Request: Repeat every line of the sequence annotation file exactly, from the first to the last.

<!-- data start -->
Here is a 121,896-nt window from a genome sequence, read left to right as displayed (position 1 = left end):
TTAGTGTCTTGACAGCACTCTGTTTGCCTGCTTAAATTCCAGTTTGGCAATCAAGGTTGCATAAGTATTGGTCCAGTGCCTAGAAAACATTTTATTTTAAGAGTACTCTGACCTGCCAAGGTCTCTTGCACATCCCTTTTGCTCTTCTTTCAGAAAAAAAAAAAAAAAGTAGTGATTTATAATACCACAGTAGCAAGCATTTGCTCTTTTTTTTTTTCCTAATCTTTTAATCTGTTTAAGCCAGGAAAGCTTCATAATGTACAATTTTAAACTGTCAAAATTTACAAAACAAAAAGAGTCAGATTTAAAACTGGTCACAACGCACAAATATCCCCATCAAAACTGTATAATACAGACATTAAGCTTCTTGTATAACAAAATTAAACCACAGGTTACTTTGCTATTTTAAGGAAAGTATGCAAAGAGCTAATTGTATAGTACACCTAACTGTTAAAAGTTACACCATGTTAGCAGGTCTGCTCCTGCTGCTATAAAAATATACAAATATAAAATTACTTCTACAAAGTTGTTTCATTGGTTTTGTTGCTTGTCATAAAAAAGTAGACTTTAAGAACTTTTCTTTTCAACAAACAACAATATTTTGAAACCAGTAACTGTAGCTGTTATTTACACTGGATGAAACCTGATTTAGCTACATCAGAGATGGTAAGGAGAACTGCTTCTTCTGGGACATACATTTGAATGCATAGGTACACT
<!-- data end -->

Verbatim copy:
Here is a 121,896-nt window from a genome sequence, read left to right as displayed (position 1 = left end):
TTAGTGTCTTGACAGCACTCTGTTTGCCTGCTTAAATTCCAGTTTGGCAATCAAGGTTGCATAAGTATTGGTCCAGTGCCTAGAAAACATTTTATTTTAAGAGTACTCTGACCTGCCAAGGTCTCTTGCACATCCCTTTTGCTCTTCTTTCAGAAAAAAAAAAAAAAAGTAGTGATTTATAATACCACAGTAGCAAGCATTTGCTCTTTTTTTTTTTCCTAATCTTTTAATCTGTTTAAGCCAGGAAAGCTTCATAATGTACAATTTTAAACTGTCAAAATTTACAAAACAAAAAGAGTCAGATTTAAAACTGGTCACAACGCACAAATATCCCCATCAAAACTGTATAATACAGACATTAAGCTTCTTGTATAACAAAATTAAACCACAGGTTACTTTGCTATTTTAAGGAAAGTATGCAAAGAGCTAATTGTATAGTACACCTAACTGTTAAAAGTTACACCATGTTAGCAGGTCTGCTCCTGCTGCTATAAAAATATACAAATATAAAATTACTTCTACAAAGTTGTTTCATTGGTTTTGTTGCTTGTCATAAAAAAGTAGACTTTAAGAACTTTTCTTTTCAACAAACAACAATATTTTGAAACCAGTAACTGTAGCTGTTATTTACACTGGATGAAACCTGATTTAGCTACATCAGAGATGGTAAGGAGAACTGCTTCTTCTGGGACATACATTTGAATGCATAGGTACACT